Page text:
Last summer was THE summer for Sunderland.
A side which had escaped relegation by the skin of its teeth clearly needed significant investment to prevent the endless pattern of near-misses halting before it was too late, rather than another sticky-back plaster solution.
Sunderland had surely played with fire long enough to learn their lessons?
With the bumper investment stemming from the new television deal, there was obvious incentive for throwing a few quid at the team too.
Sunderland did spend in the close season – a net outlay of £15-20million or so depending on how you interpret the figures – yet was that enough?
Many supporters rightly didn’t think so and now Sunderland are faced with the situation of having to splash the cash in a January transfer window where price tags are at a premium and Sam Allardyce is forced to look to the Continent for players unproven in the Premier League.
Lamine Kone should be the first of several additions arriving in the opening hours of the window, but is it already too late? The rot is set deep at the Stadium of Light after years of bungling.
There’s some half-decent players at Allardyce’s disposal, yet the lack of cohesion, confidence and philosophy has left him with no foundations with which to build upon.
Allardyce is starting to require miracle-workers in January, not just fresh blood to fill in a few holes – the most pressing of which is at centre-half after Sebastian Coates became the latest casualty in that position.
January may already be too late to save Sunderland’s Premier League skins.
It’s the quality and conviction to go and win a game – or at least not lose it – which is missing from Sunderland’s ranks.
Concentration is clearly an issue too after Sunderland swapped snail-paced starts in the opening exchanges of the first half, for similar lapses in the second.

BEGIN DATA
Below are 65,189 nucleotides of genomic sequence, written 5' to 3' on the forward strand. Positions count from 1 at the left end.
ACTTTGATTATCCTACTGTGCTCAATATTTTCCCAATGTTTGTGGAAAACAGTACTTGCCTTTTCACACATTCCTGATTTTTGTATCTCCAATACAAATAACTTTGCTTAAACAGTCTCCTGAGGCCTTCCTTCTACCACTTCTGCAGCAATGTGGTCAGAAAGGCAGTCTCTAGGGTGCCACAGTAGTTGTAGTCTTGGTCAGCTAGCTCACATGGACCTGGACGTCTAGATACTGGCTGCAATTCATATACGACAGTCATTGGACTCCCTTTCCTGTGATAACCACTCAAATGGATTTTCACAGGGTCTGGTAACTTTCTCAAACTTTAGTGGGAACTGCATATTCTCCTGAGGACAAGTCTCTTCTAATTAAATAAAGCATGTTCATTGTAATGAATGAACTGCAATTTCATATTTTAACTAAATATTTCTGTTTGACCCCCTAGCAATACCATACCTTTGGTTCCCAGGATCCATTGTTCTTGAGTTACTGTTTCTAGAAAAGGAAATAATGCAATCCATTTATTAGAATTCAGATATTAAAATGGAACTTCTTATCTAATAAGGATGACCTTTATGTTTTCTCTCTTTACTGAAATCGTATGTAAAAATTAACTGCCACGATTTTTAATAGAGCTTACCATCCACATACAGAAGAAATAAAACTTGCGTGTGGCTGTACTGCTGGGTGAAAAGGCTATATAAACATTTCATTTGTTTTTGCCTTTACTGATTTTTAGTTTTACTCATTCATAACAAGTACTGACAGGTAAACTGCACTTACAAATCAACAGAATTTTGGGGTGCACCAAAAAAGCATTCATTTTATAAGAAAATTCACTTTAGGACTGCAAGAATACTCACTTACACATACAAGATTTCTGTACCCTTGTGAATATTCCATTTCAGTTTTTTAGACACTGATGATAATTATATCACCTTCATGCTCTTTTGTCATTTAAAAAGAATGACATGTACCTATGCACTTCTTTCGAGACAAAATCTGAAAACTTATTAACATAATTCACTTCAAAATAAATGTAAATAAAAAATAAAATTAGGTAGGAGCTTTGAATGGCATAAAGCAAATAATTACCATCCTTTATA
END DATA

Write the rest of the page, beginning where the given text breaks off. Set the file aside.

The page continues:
At least there was far more commitment on show in the first half after Sunderland had shown little inclination to even compete, let alone remain in the Premier League, against Chelsea or Manchester City.
From the moment, Lee Cattermole zipped into Philippe Coutinho after just 45 seconds, there was a tempo and a determination to make life difficult for Liverpool’s players.
Yes, there were a couple of defensive wobblers which Sunderland got away with – Sebastian Coates producing a woeful pass out from the back and Jordan Henderson allowed to ghost unmarked into the box from a corner – and yes, the Black Cats were indebted to a couple of smart saves from Vito Mannone, who fully justified his selection.
Having Cattermole back in the fold unquestionably makes a difference. With the Teessider in the team, Sunderland have a leader and a player who sets the tempo. Without him, they are too often rudderless.
But commitment alone is not sufficient to remain in the Premier League.
From the moment Sunderland allowed Adam Lallana’s flick-on to ghost through to Christian Benteke for the only goal of the game, the hosts were a beaten team.
The belief oozed out of Allardyce’s players. They never looked capable of getting back into the encounter.
Other than a Fabio Borini effort straight down his throat, Simon Mignolet didn’t have a save to make.
Jeremain Lens, in particular, failed to grasp the mantle of being a hero off the bench. Far from justifying his price tag – as Allardyce had challenged him to do – the Dutch international merely lent favour to the suggestion that he wants out next month.
It was all so comfortable for a Liverpool side whose defensive vulnerabilities have been preyed upon by both Newcastle and Watford over recent weeks.
In hope, rather than expectation, Sunderland simply resorted to lumping it up to the 5ft 7in Jermain Defoe, who didn’t even have scraps to feed upon.
When Sunderland were still goalless and putting men behind the ball, then using the likes of Defoe and Borini to create something from nothing was a viable ploy, but after falling behind, Jurgen Klopp’s defence were on cruise control.
Defeat ramps up the heat of the pressure cooker for Saturday’s visit of basement boys Aston Villa considerably – a game of the ‘nearly’ deadmen which will inevitably be billed as a last chance battle for survival.
Realistically, it’s not going over the top to describe the encounter as such.
If Sunderland fail to beat a Villa side who appear to be equally inept, then the gap with the safety mark will surely be insurmountable, while any remaining fragments of confidence in the dressing room will disappear.
But with so much at stake, it’s going to be unbearably anxious inside the Stadium of Light.
After five defeats on the spin, every missed pass, every loose touch and every spurned opportunity will prompt groans and hands on head. That’s what such a dire run has produced and it’s a feeling that Sunderland fans know well.
The big worry is though that even if Sunderland do hold their nerve and beat Villa, then it still might be too little, too late.